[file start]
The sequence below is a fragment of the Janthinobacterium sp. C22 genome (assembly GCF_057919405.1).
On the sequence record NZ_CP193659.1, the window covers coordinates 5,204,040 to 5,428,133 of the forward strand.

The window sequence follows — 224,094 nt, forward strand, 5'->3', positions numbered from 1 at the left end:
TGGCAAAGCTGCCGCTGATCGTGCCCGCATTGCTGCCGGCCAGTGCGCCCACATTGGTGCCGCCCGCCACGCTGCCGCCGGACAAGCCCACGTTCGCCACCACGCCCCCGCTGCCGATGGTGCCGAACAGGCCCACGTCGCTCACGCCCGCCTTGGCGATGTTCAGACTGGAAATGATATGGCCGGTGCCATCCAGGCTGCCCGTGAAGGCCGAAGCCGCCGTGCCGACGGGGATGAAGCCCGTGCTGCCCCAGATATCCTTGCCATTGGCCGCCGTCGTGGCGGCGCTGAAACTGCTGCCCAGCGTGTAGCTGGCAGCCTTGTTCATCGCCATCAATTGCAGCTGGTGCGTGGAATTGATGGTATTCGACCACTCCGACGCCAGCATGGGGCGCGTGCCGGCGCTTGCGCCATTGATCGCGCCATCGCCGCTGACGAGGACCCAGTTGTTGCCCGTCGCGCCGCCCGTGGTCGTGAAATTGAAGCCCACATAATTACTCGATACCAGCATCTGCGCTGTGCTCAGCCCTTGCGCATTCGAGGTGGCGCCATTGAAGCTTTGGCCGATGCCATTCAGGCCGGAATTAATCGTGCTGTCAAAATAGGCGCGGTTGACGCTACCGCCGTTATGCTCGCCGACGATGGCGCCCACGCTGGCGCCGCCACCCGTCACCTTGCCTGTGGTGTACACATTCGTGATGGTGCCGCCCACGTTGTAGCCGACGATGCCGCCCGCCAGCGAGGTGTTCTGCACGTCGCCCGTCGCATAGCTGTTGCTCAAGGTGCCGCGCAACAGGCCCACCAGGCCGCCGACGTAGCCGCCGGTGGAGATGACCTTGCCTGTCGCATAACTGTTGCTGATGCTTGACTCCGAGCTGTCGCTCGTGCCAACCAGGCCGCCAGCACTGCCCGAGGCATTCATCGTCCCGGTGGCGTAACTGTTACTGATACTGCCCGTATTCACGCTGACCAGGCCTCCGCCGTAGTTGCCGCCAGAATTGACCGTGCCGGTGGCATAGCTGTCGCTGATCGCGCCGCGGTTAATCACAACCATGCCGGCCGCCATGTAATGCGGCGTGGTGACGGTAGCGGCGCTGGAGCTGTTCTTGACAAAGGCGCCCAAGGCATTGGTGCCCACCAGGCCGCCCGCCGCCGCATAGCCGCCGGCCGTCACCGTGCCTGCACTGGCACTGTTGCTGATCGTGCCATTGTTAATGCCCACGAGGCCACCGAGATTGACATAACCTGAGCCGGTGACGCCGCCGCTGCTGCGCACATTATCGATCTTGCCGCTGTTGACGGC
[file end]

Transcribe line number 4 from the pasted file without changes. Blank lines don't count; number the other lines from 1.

TGGCAAAGCTGCCGCTGATCGTGCCCGCATTGCTGCCGGCCAGTGCGCCCACATTGGTGCCGCCCGCCACGCTGCCGCCGGACAAGCCCACGTTCGCCACCACGCCCCCGCTGCCGATGGTGCCGAACAGGCCCACGTCGCTCACGCCCGCCTTGGCGATGTTCAGACTGGAAATGATATGGCCGGTGCCATCCAGGCTGCCCGTGAAGGCCGAAGCCGCCGTGCCGACGGGGATGAAGCCCGTGCTGCCCCAGATATCCTTGCCATTGGCCGCCGTCGTGGCGGCGCTGAAACTGCTGCCCAGCGTGTAGCTGGCAGCCTTGTTCATCGCCATCAATTGCAGCTGGTGCGTGGAATTGATGGTATTCGACCACTCCGACGCCAGCATGGGGCGCGTGCCGGCGCTTGCGCCATTGATCGCGCCATCGCCGCTGACGAGGACCCAGTTGTTGCCCGTCGCGCCGCCCGTGGTCGTGAAATTGAAGCCCACATAATTACTCGATACCAGCATCTGCGCTGTGCTCAGCCCTTGCGCATTCGAGGTGGCGCCATTGAAGCTTTGGCCGATGCCATTCAGGCCGGAATTAATCGTGCTGTCAAAATAGGCGCGGTTGACGCTACCGCCGTTATGCTCGCCGACGATGGCGCCCACGCTGGCGCCGCCACCCGTCACCTTGCCTGTGGTGTACACATTCGTGATGGTGCCGCCCACGTTGTAGCCGACGATGCCGCCCGCCAGCGAGGTGTTCTGCACGTCGCCCGTCGCATAGCTGTTGCTCAAGGTGCCGCGCAACAGGCCCACCAGGCCGCCGACGTAGCCGCCGGTGGAGATGACCTTGCCTGTCGCATAACTGTTGCTGATGCTTGACTCCGAGCTGTCGCTCGTGCCAACCAGGCCGCCAGCACTGCCCGAGGCATTCATCGTCCCGGTGGCGTAACTGTTACTGATACTGCCCGTATTCACGCTGACCAGGCCTCCGCCGTAGTTGCCGCCAGAATTGACCGTGCCGGTGGCATAGCTGTCGCTGATCGCGCCGCGGTTAATCACAACCATGCCGGCCGCCATGTAATGCGGCGTGGTGACGGTAGCGGCGCTGGAGCTGTTCTTGACAAAGGCGCCCAAGGCATTGGTGCCCACCAGGCCGCCCGCCGCCGCATAGCCGCCGGCCGTCACCGTGCCTGCACTGGCACTGTTGCTGATCGTGCCATTGTTAATGCCCACGAGGCCACCGAGATTGACATAACCTGAGCCGGTGACGCCGCCGCTGCTGCGCACATTATCGATCTTGCCGCTGTTGACGGC